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    An Evolution of the Nautical Style

    Written by Ellyn Matta on May 24, 2016


    Magazine Categories:

    You’ve seen our posts on Nautical Fashion Brands and a Guide to Nautical Clothing, now it’s time to take a look into the origins of some of the most iconic pieces of the nautical style. From the classic Breton shirt to a high-heeled boat shoe, Zizoo gives you a glimpse into the evolution of nautical fashion from it’s military origins to trendy street fashion.  

    The Nautical Style. An Evolution.

    nautical style
    French sailor in uniform in the early 20th century

    Breton Shirt

    The Breton shirt was originally designed by the Saint James clothing company in the 19th century for the French navy based in Brittany. At this time, the town of Saint James in Normandy was distinguished for its fine weaving and draping traditions, which is why the Legallais family’s spinning plan (which would later turn into the clothing company, Saint James) was chosen to produce the navy uniforms. Over 150 years later Saint James still supplies the French Navy and Army with their official uniform sweaters.

    Through the years, the French striped shirt was favored by many sailors and seafarers in Northern France and later throughout Europe. The shirts were usually made from a heavy cotton jersey or wool to keep sailors and fishermen warm at sea. The 21 navy stripes that adorned the knitted uniform shirts are said to have symbolized each of Napoleon’s fleet victories. It was also believed that the striped pattern made sailors easier to be spotted in the waves if they happened to fall overboard.

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    Image source Far and Wide

    The Breton shirt was introduced to the world of fashion after Coco Chanel took inspiration from a trip to the French Riviera. Chanel’s soft, Breton-styled shirts hit the runways in 1917 and helped introduce casual wear to women’s fashion in the pre-war years. Throughout the century, the nautical style became widely recognized and greatly influenced the fashion world after celebrities and artists including Brigitte Bardot, Pablo Picasso, Audrey Hepburn, James Dean and Andy Warhol sported the classic French shirt.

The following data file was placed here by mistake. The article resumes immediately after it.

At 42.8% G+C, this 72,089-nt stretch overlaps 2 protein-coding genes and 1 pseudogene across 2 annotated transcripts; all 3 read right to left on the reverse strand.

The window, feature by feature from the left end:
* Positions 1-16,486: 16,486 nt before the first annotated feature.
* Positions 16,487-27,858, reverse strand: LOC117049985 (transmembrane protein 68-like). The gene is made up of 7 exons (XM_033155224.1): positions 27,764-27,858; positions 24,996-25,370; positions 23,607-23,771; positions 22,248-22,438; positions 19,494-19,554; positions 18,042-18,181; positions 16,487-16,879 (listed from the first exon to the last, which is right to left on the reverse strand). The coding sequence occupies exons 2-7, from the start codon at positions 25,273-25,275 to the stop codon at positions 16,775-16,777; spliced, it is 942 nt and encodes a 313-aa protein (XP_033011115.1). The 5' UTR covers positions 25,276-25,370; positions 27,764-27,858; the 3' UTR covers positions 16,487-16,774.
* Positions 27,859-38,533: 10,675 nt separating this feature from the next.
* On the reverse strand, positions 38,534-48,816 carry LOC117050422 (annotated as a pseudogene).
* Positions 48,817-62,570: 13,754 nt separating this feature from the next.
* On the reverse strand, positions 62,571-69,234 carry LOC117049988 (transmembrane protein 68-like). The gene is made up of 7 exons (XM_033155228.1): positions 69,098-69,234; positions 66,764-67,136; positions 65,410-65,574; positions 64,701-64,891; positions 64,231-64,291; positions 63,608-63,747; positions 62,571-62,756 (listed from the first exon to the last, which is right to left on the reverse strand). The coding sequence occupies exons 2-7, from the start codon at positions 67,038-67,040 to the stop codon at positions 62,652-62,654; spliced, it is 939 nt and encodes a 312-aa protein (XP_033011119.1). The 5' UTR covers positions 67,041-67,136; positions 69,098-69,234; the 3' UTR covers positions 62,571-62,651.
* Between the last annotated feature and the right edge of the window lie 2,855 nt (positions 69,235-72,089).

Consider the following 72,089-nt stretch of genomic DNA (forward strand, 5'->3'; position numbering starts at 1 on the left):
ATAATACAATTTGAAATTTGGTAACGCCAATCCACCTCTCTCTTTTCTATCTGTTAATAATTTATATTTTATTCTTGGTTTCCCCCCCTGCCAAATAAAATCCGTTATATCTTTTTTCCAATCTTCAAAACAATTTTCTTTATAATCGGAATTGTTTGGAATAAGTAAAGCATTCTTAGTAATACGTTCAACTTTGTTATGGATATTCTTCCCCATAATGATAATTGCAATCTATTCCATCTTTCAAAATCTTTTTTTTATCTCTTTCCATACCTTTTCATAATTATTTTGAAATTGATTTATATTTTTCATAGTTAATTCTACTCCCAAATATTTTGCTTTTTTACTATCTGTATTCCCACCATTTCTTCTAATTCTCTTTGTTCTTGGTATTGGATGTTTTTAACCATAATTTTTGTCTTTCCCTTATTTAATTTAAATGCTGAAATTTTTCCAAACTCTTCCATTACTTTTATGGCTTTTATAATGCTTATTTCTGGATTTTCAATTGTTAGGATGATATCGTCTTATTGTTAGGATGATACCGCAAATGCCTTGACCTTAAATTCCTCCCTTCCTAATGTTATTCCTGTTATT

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    The Breton shirt remains to be a timeless piece. We love the added flair from J. Crew’s recent collection which gives classic nautical stripe new life.

    Chinos

    The easy wearability and simple nautical style of chinos have made them a favorite among many today. Like the Breton shirt, these commonly worn pants also derived from military uniforms in the mid-19th century and can be traced back to the Spanish-American War. The name, ‘chinos’ refers to China, the country in which the pants were originally manufactured in while the Americans fought in the Philippines. The twill fabric, originally made of 100% cotton, was used for military uniforms because it was lightweight, yet hard-wearing and comfortable. Prior to brightly colored tunics worn by British armies, chinos featured natural earth-tone colors that later prompted the use of camouflage.

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    Steve McQueen and Jack Kerouac

    Though originally worn by the American armies abroad, chinos were brought back to U.S. soil after the war as many soldiers continued to wear them in their civilian lives. Soon after, chinos became especially popular by college students and became an essential piece in the preppy, Ivy league look and style. Many movie stars and celebrities, as well as hipsters and Beat poets in the 1950s and 60s also donned the relaxed, yet polished look of chinos.

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    Ralph Lauren chinos